And that’s why you have to test. You need to figure out how common SEO factors impact your site: How high is the impact of changing the meta-title? What happens if we double page speed? Does Bounce Rate really correlate with our traffic? How much can we increase profit by creating category pages?
You need to ask yourself these questions, set up a test environment / framework and find out the answers. Once you have them, you can easily request more budget or justify any strategy, simply by having data that proves the ROI.
SEO is worthless if it doesn’t contribute to the business goals. Whether that’s direct or indirect is a matter of tolerance, but there has to be a positive impact. This is a numbers game, so here are a couple of processes you should get started to make use of these numbers:
- Define and agree on KPIs. KPIs are a science on their own, but here is the rundown: Derive them from your business goals and agree with your boss on KPIs you measure. Reporting them weekly and spread them as wide throughout the company as possible. Comment on your KPIs either directly to people, in a newsletter format or on the reporting itself: explain to people what is happening and why.
- Set up a reporting. The reporting should be tailored to your audience, in best case you create several: one for executives, one for engineers, one for content people, etc. Send it out every week and hold people accountable to read it and act upon it.
- Constantly measure releases against KPIs. That’s what I meant in the first point when I wrote about how you should constantly test, measure and refine. When your tech team releases an update, bug fix or new feature, make sure to look at how traffic and other KPIs change and document those changes.
- Measure traffic, user signals, crawl errors, indexation, and keyword rankings. Shouldn’t need much explanation. With user signals, I mean CTR from search results, bounce rate, pages / session and session time. If you want to take it up a notch, combine web analytics, GWMTs and ranking tracker data into one big dashboard and look at it almost every day.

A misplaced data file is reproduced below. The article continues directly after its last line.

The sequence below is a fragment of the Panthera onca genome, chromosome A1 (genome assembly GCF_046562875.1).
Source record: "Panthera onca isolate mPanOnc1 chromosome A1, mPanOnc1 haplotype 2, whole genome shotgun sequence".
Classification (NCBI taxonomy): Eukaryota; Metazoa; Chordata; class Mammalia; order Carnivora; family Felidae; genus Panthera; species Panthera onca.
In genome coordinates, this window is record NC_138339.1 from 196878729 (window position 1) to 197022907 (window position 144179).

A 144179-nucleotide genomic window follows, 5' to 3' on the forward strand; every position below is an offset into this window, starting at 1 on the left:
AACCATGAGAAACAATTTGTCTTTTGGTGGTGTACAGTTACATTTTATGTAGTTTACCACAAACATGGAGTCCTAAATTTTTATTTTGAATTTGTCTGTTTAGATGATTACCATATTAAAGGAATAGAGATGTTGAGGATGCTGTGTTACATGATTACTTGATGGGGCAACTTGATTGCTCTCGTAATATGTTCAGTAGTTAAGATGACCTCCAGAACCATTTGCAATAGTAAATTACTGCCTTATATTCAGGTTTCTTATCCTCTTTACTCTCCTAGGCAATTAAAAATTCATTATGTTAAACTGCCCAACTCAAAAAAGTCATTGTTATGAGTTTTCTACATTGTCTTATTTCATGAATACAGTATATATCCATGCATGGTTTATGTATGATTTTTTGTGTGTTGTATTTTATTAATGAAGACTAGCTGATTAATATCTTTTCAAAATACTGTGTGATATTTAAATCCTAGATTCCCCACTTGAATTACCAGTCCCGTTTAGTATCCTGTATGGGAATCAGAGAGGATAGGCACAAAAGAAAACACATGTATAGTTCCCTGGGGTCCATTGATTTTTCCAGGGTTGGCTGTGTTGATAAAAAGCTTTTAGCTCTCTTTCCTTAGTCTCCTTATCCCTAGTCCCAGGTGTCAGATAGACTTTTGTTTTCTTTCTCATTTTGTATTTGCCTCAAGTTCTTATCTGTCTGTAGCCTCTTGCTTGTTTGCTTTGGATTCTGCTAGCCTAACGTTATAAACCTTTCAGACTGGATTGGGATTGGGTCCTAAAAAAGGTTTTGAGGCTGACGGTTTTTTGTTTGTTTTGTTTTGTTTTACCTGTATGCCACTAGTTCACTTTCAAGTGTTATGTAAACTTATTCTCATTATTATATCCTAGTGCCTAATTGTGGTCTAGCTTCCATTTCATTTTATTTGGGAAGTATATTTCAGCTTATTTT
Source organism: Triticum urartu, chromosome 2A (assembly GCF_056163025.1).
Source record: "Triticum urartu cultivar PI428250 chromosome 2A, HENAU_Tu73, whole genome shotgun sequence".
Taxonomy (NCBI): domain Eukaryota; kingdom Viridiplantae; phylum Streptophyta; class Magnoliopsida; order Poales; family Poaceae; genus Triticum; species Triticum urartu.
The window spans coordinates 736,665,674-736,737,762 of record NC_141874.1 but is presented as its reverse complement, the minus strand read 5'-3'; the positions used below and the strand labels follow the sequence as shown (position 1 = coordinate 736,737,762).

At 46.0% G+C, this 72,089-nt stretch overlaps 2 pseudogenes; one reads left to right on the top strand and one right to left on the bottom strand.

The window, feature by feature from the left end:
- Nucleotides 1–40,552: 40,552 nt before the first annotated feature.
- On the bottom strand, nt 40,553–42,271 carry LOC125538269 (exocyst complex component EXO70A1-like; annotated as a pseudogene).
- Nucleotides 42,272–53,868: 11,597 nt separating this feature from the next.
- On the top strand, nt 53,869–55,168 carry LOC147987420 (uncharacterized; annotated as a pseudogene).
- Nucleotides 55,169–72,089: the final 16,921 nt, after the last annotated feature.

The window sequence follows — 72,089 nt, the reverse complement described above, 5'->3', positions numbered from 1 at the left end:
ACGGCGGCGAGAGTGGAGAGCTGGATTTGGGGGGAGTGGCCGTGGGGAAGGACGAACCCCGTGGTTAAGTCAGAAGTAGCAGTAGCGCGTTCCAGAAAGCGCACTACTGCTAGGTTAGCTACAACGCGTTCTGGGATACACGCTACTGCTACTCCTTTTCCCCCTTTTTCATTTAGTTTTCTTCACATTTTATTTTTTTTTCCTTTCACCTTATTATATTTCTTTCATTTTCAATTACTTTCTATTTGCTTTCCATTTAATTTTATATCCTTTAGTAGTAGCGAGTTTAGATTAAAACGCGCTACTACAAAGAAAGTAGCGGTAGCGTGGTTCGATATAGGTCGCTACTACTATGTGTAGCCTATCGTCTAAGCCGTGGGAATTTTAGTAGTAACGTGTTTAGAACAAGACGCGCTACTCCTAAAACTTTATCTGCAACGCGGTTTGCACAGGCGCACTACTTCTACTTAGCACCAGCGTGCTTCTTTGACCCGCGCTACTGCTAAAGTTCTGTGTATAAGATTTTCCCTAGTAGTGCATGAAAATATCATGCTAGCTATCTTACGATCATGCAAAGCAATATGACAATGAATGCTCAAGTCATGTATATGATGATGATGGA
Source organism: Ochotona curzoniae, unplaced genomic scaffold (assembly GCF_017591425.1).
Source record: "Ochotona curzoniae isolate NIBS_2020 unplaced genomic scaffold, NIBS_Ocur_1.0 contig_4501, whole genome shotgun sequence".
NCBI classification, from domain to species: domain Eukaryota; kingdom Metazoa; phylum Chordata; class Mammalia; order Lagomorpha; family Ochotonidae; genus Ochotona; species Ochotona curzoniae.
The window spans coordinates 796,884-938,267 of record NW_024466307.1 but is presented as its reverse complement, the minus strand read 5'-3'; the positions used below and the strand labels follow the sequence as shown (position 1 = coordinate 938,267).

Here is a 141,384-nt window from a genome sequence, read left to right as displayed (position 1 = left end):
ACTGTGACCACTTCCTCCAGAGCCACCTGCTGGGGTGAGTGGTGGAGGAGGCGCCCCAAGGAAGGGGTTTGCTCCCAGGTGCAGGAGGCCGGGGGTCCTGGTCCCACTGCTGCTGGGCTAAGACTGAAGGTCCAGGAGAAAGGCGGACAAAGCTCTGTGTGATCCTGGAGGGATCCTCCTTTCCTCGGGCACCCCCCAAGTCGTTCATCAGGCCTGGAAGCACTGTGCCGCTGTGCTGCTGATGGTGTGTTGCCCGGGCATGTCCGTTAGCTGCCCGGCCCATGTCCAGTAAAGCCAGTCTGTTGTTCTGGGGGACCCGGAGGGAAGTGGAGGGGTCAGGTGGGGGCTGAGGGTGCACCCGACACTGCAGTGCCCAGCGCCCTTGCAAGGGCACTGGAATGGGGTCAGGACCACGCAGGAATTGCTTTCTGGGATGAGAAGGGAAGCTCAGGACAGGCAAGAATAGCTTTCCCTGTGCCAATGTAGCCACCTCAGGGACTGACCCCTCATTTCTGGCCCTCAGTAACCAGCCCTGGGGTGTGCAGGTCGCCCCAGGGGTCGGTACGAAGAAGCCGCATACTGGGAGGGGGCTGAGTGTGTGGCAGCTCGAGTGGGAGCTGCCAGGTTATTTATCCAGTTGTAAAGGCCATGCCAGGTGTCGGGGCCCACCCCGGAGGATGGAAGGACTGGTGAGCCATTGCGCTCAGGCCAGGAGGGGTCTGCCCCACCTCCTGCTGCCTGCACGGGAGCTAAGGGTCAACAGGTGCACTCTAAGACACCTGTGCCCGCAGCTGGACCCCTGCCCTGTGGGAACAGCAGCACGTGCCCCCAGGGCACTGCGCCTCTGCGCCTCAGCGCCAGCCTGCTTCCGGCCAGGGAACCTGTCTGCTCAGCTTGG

There are so many things you could (and should) measure, but they depend on your site. Every site is different, remember?
Documentation is important for two reasons:
- It’s the way to knowledge preservation
- It helps you to learn from your past
Both play a huge role in successful SEO throughout a company. Imagine you just joined a company as new Head of SEO: a proper documentation will help you get up to speed in maybe 25% of the time you’d need if you had to reconstruct the SEO history yourself.
It will also show you what worked and what didn’t in the past. You can then either challenge those results and test again or prevent burning budget.
Finally, it also serves as a hub for other people in your company to find test results, historic data and other facts about SEO. If you have an archive or information hub, you can easily steer people there to find any answer they’re looking for.
For your future success, it’s very important to follow a data-driven approach to SEO. Not because I think it’s the right way to go, but because data doesn’t lie. If you change your internal linking and see no effect, then either something went wrong or it simply wasn’t effective. What’s important is to know what is going on. Don’t be blind, be data-driven.